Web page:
CBD for Menstrual Cramps – Great news inside!

Is CBD good for menstraul cramps is a very popular question. Menstrual cramps are a wretched thing. And if you’re tired of treating your liver to monthly barrages of Advil and Midol, perhaps it’s time to give CBD a try.

Below we’ll look at how CBD’s chemical properties make it suitable for the job, its effectiveness as a remedy for menstrual cramps, and how to choose the best type for your cramps.

Table of Contents

How Could CBD Help with Menstrual Cramps?

CBD stands for cannabidiol, and to understand what it is, we first have to look at the cannabis plant. When people talk about marijuana versus hemp, they’re talking about two members of the same family: cannabis. Both plants are useful mainly because of the chemical compounds contained within their vegetable matter. These compounds are known as cannabinoids. CBD is one such cannabinoid found largely in the hemp plant. Tetrahydrocannabinol is another, found mainly in marijuana. But there are hundreds of them, and what’s interesting about them is that each one seems to have slightly different effects on us. Wait a second, you may say — how exactly do cannabis compounds affect us at all? It almost sounds as if our bodies have built-in “cannabinoid receptors.” Yes, exactly. We do have built-in cannabinoid receptors. Known as the endocannabinoid system, this complex neural network of receptors interacts with different cannabinoids for a variety of different effects. CBD binds to several such receptors (like the 5-HT1A receptor, cannabinoid type 1 receptor, and others), which profoundly affects responses like fear, mood, immune response, and — most importantly to you — pain. Let’s get some common questions out of the way:

Will CBD Get You High?

CBD is a non-intoxicating compound, meaning it will not get you high. You’re thinking of THC — and although THC is present in hemp, it’s legally not allowed to be higher than 0.3% in hemp. That’s a trace amount that won’t get you high and won’t show up on drug tests.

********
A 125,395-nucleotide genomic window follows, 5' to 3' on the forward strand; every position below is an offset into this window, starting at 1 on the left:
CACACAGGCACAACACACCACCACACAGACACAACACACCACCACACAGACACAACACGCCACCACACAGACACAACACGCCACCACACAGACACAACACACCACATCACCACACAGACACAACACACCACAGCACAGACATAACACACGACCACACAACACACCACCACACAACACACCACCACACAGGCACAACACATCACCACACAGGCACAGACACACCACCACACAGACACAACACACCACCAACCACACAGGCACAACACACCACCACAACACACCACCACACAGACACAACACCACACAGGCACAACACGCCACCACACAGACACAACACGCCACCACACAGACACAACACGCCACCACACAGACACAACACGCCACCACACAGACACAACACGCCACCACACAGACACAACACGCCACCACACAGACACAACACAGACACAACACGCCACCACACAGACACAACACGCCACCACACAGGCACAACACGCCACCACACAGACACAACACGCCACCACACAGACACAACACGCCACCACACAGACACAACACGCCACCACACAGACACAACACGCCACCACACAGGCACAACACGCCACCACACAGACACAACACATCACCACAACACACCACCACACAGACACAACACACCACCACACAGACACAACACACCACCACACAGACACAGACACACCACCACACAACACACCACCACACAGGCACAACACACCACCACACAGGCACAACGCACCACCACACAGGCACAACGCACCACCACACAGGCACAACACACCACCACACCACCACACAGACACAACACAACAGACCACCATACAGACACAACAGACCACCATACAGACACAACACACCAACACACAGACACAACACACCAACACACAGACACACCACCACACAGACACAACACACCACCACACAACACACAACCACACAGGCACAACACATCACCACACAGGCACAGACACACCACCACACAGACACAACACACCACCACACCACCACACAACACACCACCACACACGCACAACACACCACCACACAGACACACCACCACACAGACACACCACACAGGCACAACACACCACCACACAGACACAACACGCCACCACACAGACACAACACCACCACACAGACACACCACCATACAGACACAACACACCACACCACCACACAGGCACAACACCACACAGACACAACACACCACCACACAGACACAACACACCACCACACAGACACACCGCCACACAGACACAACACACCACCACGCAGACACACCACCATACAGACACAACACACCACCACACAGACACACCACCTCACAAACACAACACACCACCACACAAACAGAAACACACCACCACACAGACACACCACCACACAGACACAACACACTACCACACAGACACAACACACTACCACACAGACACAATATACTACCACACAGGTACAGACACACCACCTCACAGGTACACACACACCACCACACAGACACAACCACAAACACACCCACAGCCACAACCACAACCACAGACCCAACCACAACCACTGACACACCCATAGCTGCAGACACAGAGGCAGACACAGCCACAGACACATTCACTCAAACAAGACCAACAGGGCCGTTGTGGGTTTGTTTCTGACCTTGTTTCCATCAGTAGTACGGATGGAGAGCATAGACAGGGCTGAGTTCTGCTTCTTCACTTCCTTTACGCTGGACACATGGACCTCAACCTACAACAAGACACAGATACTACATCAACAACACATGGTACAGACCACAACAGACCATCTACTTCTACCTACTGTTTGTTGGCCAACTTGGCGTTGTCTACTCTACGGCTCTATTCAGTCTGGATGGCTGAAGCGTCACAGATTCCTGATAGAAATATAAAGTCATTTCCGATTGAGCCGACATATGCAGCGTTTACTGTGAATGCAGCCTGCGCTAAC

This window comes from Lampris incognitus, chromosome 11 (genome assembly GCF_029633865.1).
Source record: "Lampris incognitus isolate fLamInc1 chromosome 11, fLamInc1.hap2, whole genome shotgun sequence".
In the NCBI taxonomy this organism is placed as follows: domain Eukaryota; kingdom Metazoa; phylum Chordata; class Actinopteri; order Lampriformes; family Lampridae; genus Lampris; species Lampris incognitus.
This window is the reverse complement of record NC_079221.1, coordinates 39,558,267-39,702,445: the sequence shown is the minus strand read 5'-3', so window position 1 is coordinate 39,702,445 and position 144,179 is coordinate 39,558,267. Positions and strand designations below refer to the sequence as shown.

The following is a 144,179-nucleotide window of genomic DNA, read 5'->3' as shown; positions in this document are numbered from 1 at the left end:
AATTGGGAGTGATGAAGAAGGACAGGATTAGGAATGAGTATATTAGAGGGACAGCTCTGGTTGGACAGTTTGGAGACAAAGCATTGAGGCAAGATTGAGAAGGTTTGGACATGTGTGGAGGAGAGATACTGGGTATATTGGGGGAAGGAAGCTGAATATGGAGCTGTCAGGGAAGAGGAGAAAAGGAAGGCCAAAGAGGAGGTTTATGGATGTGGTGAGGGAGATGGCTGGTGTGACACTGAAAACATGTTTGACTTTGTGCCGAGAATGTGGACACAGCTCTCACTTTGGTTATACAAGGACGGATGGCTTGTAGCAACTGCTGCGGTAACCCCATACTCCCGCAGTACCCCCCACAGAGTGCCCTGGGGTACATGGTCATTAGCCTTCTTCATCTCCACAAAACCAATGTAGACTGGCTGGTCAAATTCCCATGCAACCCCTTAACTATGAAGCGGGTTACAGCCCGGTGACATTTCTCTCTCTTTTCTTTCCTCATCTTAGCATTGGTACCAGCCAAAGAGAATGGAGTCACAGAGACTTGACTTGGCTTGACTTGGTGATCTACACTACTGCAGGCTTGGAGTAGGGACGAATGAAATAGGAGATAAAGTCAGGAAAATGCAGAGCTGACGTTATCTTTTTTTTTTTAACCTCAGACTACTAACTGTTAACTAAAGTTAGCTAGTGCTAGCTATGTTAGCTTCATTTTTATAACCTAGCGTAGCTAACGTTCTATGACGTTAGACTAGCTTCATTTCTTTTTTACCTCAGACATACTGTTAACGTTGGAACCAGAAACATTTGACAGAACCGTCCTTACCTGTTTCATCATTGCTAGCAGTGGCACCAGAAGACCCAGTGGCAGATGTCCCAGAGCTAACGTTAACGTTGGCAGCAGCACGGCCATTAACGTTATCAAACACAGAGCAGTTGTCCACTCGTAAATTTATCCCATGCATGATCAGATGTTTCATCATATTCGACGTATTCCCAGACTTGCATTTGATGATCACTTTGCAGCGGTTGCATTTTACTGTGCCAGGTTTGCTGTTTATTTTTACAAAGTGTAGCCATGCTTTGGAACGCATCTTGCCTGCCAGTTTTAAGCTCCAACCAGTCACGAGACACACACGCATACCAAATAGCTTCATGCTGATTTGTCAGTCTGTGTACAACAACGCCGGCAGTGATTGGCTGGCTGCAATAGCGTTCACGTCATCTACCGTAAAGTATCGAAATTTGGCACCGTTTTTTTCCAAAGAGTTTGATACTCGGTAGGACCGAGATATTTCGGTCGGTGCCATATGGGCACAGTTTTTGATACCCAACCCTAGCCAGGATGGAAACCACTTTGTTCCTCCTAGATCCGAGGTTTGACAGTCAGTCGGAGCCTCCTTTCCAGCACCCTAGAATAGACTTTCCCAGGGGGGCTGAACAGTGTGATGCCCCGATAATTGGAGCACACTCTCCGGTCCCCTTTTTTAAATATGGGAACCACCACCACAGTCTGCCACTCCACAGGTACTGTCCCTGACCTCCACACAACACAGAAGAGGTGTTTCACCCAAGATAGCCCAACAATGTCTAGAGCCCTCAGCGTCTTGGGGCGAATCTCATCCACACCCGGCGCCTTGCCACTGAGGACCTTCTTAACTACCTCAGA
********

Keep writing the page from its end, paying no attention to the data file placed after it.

Is CBD Safe?

As far as research can tell so far, CBD is quite safe. Take it from the World Health Organization, which states, “In humans, CBD exhibits no effects indicative of any abuse or dependence potential…. To date, there is no evidence of public health-related problems associated with the use of pure CBD.”

How Effective is CBD for Menstrual Cramps?

The best phrase to describe the current body of evidence is “cautious optimism,” since it appears to have positive effects on pain, but research is ongoing. Many of the success stories of using CBD for period cramps are anecdotal at this point. However, there is promising research on using CBD to relieve pain. Additionally, a 2019 study of women with endometriosis showed that CBD oil was self-rated as being the most effective pain relief — even when compared with other remedies like yoga and stretching. CBD is showing a lot of promise when it comes to anti-inflammation and pain relief in general. In 2016, researchers showed that applying CBD gel to lab rats’ joints reduced pain and inflammation and carried no adverse side effects. Migraines and headaches are also symptoms of menstrual pain. CBD has shown effectiveness in relieving migraine pain. In another study, the frequency and pain level of migraine attacks dropped by over 40% with a CBD mixture.

How to Choose the Best CBD for Menstrual Cramps

For starters, there are several ways you can take CBD:
  • Oils or tinctures
  • Edibles
  • Capsules
  • Hemp flowers
  • Vaping
For most people, the easiest way to start is with CBD oil. This simply requires you to place a dropper of oil under your tongue and hold it there for 60 seconds, where the CBD will absorb directly into your bloodstream through the thin, hypervascular walls of your mouth. Note that CBD “oil” is CBD suspended in a carrier oil like coconut or hemp oil. You can also buy several types of CBD extracts, including:
  • CBD isolate: Pure CBD on its own, without any other cannabinoids present.
  • Broad-spectrum CBD: Contains other cannabinoids but not the full spectrum of the plant’s profile.
  • Full-spectrum CBD: The full profile of cannabinoids present in the plant, including trace amounts of THC.
Our recommendation? Opt for full-spectrum every time. Cannabinoids perform better together than isolated, so you’ll get better results. Also, make sure the product is third-party lab tested since the FDA doesn’t regulate CBD products yet. Start your doses small and work your way up — you may find a new level of relief from your menstrual cramps.
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Brooklyn native, accent-having, travel lover, wordsmith and bud enthusiast. Versed from the streets of NYC, mixed with some world influence, writer/editor and medical user extraordinaire, JJ is here to tell you like it is and guide you to the finest. Brooklyn's favorite feminine stoner, your neighborhood contributor, wrapping leaves like a bandage and bringing you along for the ride.

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